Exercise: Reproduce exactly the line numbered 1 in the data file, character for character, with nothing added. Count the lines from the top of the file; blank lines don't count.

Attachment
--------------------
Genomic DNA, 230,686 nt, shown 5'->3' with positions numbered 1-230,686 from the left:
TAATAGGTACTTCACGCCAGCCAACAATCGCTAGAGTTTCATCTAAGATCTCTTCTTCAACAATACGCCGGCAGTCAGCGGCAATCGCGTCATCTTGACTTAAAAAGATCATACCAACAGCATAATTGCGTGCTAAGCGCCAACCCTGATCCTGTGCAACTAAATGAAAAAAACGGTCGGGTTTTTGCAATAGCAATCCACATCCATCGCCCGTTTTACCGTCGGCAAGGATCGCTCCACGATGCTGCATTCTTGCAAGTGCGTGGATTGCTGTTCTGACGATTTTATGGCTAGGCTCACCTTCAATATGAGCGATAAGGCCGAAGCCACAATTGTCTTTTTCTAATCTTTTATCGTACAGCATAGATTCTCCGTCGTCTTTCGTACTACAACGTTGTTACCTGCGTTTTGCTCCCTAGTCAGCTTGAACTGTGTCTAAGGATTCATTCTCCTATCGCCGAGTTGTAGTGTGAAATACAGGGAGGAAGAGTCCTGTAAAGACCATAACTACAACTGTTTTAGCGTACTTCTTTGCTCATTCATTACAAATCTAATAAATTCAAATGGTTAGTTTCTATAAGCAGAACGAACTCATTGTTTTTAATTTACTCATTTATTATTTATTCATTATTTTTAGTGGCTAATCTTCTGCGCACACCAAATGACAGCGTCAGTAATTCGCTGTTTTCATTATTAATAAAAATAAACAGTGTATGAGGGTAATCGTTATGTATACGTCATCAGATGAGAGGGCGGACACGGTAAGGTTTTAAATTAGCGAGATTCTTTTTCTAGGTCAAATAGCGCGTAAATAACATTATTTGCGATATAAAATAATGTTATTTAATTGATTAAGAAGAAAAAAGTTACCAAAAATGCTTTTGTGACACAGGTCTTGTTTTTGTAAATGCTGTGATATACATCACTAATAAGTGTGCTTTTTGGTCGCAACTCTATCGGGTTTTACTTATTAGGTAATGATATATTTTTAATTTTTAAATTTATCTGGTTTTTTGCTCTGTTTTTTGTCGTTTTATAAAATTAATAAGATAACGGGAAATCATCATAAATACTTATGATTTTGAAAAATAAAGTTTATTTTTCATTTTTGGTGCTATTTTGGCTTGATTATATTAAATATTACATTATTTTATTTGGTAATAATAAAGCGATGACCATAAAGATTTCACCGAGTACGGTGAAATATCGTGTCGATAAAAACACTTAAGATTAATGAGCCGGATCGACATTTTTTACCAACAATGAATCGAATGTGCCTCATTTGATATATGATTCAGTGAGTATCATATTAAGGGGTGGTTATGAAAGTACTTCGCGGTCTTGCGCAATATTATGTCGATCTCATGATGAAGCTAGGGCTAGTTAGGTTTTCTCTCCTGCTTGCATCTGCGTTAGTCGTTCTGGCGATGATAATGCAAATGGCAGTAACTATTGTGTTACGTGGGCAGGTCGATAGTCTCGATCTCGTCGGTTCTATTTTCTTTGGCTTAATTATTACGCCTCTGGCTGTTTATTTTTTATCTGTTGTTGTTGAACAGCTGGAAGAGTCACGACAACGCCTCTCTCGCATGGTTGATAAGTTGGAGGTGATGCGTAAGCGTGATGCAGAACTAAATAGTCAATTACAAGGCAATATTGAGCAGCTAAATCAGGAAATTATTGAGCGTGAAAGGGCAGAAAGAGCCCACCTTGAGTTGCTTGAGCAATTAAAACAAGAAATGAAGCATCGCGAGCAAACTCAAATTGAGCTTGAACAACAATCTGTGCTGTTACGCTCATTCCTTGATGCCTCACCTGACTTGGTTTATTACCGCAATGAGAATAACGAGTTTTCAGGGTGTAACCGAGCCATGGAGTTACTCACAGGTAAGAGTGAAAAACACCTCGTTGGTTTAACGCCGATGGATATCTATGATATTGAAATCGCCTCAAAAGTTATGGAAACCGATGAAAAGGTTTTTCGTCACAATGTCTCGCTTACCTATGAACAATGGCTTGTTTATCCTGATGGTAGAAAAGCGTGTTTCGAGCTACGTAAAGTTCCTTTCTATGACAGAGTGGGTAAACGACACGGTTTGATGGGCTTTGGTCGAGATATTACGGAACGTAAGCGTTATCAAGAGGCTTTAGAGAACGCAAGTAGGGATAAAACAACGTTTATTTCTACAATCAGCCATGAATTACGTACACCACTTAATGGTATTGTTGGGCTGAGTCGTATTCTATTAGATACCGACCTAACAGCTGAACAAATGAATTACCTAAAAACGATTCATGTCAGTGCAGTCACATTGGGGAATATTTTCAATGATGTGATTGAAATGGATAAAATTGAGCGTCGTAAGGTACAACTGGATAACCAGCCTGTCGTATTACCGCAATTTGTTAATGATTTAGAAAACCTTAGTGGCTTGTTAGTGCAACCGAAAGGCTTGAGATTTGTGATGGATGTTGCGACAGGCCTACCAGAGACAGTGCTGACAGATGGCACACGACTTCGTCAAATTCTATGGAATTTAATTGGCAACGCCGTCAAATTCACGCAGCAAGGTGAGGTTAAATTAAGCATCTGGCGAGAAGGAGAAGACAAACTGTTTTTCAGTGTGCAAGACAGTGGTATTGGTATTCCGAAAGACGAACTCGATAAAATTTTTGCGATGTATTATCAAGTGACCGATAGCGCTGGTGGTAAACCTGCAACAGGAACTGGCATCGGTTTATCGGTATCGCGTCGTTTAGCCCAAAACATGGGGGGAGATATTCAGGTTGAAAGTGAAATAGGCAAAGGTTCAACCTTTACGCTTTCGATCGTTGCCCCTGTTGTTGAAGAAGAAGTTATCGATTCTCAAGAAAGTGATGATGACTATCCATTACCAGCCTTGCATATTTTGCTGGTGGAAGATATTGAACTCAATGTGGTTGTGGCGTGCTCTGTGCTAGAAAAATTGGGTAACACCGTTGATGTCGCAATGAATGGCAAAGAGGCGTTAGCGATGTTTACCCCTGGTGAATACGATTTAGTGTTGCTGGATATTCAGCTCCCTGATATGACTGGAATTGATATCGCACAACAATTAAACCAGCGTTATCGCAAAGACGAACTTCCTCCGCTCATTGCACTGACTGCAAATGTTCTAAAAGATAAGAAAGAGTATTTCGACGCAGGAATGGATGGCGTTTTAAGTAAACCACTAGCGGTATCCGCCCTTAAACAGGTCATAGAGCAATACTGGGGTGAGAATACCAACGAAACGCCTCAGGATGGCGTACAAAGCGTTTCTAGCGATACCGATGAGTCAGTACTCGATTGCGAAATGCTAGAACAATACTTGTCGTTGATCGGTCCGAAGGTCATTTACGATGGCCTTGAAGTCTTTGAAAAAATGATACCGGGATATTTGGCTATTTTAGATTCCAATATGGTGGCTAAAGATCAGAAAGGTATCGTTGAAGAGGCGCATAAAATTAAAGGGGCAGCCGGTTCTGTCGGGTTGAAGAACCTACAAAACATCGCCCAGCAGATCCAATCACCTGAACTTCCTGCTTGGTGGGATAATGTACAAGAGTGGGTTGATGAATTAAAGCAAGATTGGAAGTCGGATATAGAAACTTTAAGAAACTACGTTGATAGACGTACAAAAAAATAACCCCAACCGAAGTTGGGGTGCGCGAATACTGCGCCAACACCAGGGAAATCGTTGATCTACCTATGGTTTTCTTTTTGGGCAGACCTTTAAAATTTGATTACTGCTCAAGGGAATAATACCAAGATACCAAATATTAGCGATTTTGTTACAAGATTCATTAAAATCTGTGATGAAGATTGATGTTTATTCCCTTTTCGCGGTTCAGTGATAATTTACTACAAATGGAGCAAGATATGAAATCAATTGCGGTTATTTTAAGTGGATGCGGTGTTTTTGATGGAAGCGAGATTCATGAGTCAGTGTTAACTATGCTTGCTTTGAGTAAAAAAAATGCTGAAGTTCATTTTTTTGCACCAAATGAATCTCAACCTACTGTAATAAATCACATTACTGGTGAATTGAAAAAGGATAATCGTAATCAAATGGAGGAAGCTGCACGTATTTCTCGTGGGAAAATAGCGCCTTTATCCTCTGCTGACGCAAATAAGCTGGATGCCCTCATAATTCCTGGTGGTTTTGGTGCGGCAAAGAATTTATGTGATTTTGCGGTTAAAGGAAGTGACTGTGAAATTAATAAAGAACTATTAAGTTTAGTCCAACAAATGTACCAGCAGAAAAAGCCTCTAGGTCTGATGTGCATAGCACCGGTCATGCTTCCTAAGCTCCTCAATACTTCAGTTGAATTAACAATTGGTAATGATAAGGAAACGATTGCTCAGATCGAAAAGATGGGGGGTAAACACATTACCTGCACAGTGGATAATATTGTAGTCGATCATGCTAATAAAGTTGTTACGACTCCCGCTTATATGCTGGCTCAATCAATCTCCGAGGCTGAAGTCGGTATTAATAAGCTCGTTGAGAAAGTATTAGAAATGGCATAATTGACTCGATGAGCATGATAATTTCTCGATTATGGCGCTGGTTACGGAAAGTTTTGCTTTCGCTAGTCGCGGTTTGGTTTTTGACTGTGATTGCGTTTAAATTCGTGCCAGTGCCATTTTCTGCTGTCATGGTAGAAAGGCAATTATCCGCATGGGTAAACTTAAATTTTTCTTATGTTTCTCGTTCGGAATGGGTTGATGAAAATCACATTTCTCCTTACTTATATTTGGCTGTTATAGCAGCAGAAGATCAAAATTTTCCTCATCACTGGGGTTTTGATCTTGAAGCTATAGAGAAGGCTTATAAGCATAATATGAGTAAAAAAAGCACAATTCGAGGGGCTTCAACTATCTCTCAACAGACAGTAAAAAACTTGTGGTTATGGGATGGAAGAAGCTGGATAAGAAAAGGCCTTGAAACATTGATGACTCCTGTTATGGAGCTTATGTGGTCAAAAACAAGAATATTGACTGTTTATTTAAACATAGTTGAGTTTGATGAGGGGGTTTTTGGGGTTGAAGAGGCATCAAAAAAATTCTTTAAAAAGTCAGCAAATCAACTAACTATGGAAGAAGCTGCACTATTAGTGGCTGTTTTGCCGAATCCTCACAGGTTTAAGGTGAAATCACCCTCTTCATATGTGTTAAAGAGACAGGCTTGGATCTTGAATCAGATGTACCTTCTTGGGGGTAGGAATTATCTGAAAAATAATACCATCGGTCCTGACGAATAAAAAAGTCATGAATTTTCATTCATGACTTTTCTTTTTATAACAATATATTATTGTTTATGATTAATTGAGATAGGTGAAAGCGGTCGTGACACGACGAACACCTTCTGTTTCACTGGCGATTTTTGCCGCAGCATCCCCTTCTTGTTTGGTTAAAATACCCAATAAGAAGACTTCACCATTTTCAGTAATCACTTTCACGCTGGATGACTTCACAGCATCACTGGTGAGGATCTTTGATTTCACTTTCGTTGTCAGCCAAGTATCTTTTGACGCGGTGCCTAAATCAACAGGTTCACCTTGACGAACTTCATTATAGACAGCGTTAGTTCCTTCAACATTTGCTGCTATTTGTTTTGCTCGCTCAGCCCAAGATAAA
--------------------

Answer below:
Genomic DNA, 230,686 nt, shown 5'->3' with positions numbered 1-230,686 from the left: